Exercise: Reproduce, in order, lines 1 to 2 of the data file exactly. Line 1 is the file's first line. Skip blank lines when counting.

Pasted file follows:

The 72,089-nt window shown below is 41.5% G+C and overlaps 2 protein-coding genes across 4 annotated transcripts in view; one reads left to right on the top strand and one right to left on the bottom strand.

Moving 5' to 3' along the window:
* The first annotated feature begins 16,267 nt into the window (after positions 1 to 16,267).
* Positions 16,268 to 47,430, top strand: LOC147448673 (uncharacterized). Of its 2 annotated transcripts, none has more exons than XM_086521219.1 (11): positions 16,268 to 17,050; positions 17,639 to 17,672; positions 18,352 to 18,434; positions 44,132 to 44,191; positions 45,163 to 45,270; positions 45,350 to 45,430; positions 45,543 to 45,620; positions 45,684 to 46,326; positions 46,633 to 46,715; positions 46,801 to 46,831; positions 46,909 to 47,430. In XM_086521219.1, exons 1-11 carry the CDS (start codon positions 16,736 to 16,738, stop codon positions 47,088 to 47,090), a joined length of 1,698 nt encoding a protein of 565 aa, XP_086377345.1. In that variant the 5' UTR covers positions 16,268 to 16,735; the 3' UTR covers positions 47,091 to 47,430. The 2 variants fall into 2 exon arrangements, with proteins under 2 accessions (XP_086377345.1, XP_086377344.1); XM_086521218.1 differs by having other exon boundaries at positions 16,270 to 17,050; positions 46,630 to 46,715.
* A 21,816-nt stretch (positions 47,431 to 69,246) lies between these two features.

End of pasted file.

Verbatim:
The 72,089-nt window shown below is 41.5% G+C and overlaps 2 protein-coding genes across 4 annotated transcripts in view; one reads left to right on the top strand and one right to left on the bottom strand.

Moving 5' to 3' along the window: